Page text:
Dr. Michelle Taylor confirmed as Shelby County’s new health department director

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MEMPHIS, Tenn. — The Shelby County Commission voted 13-0 to confirm Dr. Michelle Taylor as the county’s new health director on Monday, following a controversial nomination.

“I’m going to do my level best to prove you every day why you made that unanimous vote,” Taylor told commissioners to applause after the vote.

The positive vote came amid tension over what some call lies by the mayor and a leaked memo that showed an interview panel did not recommend Taylor, or another candidate, for the job.

“My concern isn’t with Dr. Taylor, but they’re honestly just about the honesty and transparency of the mayor,” County Commissioner Mark Billingsly said before the vote Monday.

But by the time the commission voted in the afternoon, Billingsley addressed Taylor, telling her that he would support her nomination. He apologized to Taylor and said his issue was not with her ability, but with a statement made by County Mayor Lee Harris.

“I want to personally apologize to you for any heartache you’ve had over the last week or so,” the commissioner told Taylor.

Taylor’s tentative start date is Aug. 2.

A graduate of White Station High School in Memphis, Taylor has an extensive educational background having studied at Howard University, the James H. Quillen College of Medicine at East Tennessee State University, the University of Tennessee Health Science Center in Memphis, Johns Hopkins University and Harvard University.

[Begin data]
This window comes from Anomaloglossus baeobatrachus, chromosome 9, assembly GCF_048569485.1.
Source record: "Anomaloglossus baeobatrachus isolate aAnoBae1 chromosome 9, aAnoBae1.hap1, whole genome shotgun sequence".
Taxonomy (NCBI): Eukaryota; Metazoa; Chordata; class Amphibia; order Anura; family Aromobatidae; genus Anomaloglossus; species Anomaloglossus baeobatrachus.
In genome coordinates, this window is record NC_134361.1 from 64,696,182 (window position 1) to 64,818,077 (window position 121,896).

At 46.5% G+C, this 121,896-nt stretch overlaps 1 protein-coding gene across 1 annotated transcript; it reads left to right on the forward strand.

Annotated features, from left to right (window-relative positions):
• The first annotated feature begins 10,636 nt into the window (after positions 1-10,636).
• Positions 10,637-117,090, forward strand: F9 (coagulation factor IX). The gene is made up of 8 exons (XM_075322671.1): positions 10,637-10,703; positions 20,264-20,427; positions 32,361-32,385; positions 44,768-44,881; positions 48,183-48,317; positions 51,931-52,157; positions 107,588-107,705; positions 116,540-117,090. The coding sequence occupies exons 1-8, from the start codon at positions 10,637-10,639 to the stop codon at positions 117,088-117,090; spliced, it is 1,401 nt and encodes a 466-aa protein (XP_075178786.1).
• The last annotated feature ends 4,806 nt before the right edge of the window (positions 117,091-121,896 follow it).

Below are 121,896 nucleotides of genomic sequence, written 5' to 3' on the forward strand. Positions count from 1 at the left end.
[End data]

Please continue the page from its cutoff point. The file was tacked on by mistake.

She has also previously worked with the Shelby County Health Department as the associate medical director and deputy administrator for the Maternal and Child Health Public Health Emergency Preparedness
Program.

She’s also a member of the Air National Guard, has a background as a teacher in Memphis and a doctor practicing pediatric medicine in Memphis.

“I hope everybody in the community whether you agree with my nomination and confirmation will be willing to support the hardworking employees of the Shelby County Health Department. If you haven’t been vaccinated, please go get vaccinated. That’s the message I want to send tonight,” Taylor said Monday.

The honesty and transparency regarding Harris’ decision to nominate Dr. Taylor took center stage during WREG’s Live at 9. With Commissioners Billingsly, Van Turner and Amber Mills in attendance.

Last week, a memo surfaced revealing that an interview panel did not recommend either of the top two candidates for the health director’s position. Instead, Mayor Harris told the commissioners on Wednesday that the panel had chosen Dr. Taylor as the “strongest candidate.”

“As qualified as she is and all of her credentials and her phenomenal resume, I for one cannot get past that the mayor lied about the panel,” Mills said.

But Turner said if commissioners have a beef with the mayor, that should be separate from Turner’s vote.

“I was on the panel, and I can tell you she was the best candidate for this position,” Turner said.

The previous health department director, Alisa Haushalter, resigned earlier this year after criticism from state health officials over the rollout of COVID-19 vaccines.

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